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Five Games That Could Go Either Way in 2012
These titles should be amazing, but they could just as easily disappoint.
2012 is shaping up to be another strong year for gamers, with plenty of high – and low – profile titles to be excited about. We all know, however, that not every one of those games is going to fulfil its potential, or be the masterclass in game design we'd like it to be. In fact, a few of the games we're excited about could easily turn out to be crushing disappointments. With that in mind, I've selected five games that should be awesome, but that – for one reason or another – I'm not entirely sold on yet. So, let's get to it.
This Tomb Raider reboot mostly ticks the right boxes. It puts players in the shoes of a much less experienced, much more vulnerable 21-year-old Lara, who's just trying to survive after being shipwrecked on a mysterious set of islands. This origin story will both reveal her strength of character and show her to be a more believable, relatable character than in previous games. So far, so good. A heroine that's flawed and human gels well with what we expect from modern video games.
The obvious comparison is, of course, with Uncharted, and that's not the only cue taken from Naughty Dog's series. The sequences we've seen so far are very directed, with many of the things that made the Uncharted games so special, such as custom animations for one-off situations, like squeezing through a narrow gap. There's no doubt the result is highly cinematic, but it also inevitably raises questions. Will the rest of the game be more open, with multiple paths? How heavily will Tomb Raider lean on quicktime sequences?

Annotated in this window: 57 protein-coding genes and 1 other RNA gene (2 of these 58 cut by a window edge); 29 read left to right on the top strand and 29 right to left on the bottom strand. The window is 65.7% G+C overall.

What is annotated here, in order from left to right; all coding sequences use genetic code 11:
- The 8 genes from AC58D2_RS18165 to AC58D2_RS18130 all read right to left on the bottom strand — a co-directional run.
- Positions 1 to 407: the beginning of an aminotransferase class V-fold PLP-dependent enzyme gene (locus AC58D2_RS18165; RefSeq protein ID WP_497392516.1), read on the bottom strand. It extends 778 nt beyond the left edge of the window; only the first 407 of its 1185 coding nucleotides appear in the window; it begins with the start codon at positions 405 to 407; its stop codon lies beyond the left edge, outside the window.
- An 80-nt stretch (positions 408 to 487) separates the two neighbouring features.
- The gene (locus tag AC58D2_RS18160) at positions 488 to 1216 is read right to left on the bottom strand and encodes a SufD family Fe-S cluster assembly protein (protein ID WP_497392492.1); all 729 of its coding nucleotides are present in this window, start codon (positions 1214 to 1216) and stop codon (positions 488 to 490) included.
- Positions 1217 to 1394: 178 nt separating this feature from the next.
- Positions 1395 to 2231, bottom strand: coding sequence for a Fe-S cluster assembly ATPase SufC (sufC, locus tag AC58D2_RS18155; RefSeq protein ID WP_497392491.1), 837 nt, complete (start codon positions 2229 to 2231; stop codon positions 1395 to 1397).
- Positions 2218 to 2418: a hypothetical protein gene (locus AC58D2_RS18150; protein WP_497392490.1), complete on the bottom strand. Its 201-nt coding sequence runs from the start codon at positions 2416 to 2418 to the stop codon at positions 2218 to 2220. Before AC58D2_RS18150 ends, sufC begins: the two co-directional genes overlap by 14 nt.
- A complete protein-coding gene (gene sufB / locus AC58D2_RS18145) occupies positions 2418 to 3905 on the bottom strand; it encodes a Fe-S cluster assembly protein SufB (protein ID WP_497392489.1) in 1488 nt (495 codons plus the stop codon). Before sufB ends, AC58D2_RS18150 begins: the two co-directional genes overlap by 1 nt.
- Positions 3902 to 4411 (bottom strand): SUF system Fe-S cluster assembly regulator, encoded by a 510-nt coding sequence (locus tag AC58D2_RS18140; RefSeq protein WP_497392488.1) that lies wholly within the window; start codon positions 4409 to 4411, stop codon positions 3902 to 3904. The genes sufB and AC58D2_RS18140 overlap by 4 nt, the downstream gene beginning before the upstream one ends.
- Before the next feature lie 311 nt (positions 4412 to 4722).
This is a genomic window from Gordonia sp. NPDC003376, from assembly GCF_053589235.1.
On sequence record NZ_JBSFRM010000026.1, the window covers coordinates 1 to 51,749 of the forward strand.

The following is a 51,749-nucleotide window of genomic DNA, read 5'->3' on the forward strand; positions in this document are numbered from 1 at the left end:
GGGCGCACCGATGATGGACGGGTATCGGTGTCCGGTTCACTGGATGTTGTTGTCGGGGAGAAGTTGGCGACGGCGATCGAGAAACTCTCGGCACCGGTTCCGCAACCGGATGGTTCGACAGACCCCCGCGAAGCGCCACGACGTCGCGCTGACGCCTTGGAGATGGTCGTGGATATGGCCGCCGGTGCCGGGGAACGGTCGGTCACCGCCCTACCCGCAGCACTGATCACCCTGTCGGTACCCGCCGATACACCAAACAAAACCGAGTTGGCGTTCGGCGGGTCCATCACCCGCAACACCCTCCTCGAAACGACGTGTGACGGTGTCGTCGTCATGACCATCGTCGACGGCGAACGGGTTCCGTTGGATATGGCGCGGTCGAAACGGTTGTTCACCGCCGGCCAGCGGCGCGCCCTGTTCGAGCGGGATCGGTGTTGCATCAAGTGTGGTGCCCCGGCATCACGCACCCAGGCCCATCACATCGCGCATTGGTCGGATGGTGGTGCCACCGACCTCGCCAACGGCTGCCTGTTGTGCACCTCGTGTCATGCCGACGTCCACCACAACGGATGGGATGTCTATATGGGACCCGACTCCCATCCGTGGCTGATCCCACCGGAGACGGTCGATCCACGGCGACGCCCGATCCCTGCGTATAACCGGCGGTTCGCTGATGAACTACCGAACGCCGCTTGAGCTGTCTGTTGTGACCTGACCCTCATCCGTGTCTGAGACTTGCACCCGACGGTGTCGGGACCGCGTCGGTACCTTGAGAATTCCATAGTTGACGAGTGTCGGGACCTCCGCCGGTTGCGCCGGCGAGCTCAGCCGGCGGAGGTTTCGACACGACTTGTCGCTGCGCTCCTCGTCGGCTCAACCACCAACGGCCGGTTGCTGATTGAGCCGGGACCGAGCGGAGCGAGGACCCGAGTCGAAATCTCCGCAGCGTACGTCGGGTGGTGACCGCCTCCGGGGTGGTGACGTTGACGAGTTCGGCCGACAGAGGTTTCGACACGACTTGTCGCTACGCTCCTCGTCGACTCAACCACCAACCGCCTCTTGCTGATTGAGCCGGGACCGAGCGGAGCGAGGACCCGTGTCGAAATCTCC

Check out the first sequence of the Tomb Raider demo Crystal Dynamics was showing in 2011.
Thankfully, Crystal Dynamics has indicated that there will be multiple routes through the world, as well as areas that Lara can return to - and explore again - once she has new abilities/tools. That's certainly the direction we hope the game will be taking, with the existing demo sequences serving as a more focused introduction to the world and character.
Until we've played a decent slice of the game for ourselves, however, we can only take Crystal Dynamic's word for it. The temptation would definitely be there to ape Uncharted, and while that series is hugely successful, the trade-off for its cinematic intensity is certainly freedom. Outside of shoot-outs, the player is entirely led by the nose. While we'd like to see a more realistic, relatable Lara, and an intensely cinematic, polished world, I'm not sure that it would be worth it if the game holds the player's hand too much. Here's hoping it finds the right balance.